The Forge School is the most prestigious arts school in the country. The secret to its success: every moment of the students’ lives is televised as part of the insanely popular Forge Show, and the students’ schedule includes twelve hours of induced sleep meant to enhance creativity. But when first year student Rosie Sinclair skips her sleeping pill, she discovers there is something off about Forge. In fact, she suspects that there are sinister things going on deep below the reaches of the cameras in the school. What’s worse is, she starts to notice that the edges of her consciousness do not feel quite right. And soon, she unearths the ghastly secret that the Forge School is hiding—and what it truly means to dream there.
The idea behind Vault of Dreamers is truly extraordinary — but the execution is less than exceptional. The book’s fast-paced start bogged down in the later chapters, as potential plot twists and subplots became dead-ends. And ultimately, the ending was far from satisfying — and in many ways, felt as if the author had written herself into a corner and had to scramble for a conclusion to the story.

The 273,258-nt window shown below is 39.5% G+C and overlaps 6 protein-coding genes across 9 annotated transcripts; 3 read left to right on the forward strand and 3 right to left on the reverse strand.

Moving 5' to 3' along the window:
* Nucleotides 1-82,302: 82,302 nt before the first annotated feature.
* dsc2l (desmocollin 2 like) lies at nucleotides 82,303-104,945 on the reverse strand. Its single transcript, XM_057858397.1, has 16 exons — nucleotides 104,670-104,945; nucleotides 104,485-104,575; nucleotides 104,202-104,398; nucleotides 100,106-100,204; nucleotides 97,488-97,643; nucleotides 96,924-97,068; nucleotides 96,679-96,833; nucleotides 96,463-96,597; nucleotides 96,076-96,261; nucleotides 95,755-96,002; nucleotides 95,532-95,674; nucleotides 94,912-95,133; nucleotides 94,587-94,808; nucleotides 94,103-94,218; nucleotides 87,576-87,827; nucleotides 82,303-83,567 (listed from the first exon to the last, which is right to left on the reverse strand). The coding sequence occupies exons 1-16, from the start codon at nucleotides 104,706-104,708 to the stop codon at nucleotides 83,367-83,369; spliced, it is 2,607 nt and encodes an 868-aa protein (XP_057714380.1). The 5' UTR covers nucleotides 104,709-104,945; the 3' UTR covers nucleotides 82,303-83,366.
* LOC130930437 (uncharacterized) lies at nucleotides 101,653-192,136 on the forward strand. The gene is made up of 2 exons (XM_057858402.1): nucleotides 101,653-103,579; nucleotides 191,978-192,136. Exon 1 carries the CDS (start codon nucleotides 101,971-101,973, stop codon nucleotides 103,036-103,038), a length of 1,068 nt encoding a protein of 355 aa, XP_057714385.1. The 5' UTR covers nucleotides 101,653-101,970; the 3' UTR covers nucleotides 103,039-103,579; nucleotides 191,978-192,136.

If Vault of Dreamers is the first in a series, there is certainly potential for things to improve — but the ending of this book was not just disappointing, but felt like a cheat. When I read a book, I want to feel rewarded — and that never happened with Vault of Dreamers.
The real disappointment is that the book had such potential. The concept alone is massively intriguing — and O’Brien’s characters are entirely likeable. I would have happily spent more time with Rosie and her friends — had the circumstances of their story been different.
Vault of Dreamers is in stores September 16th.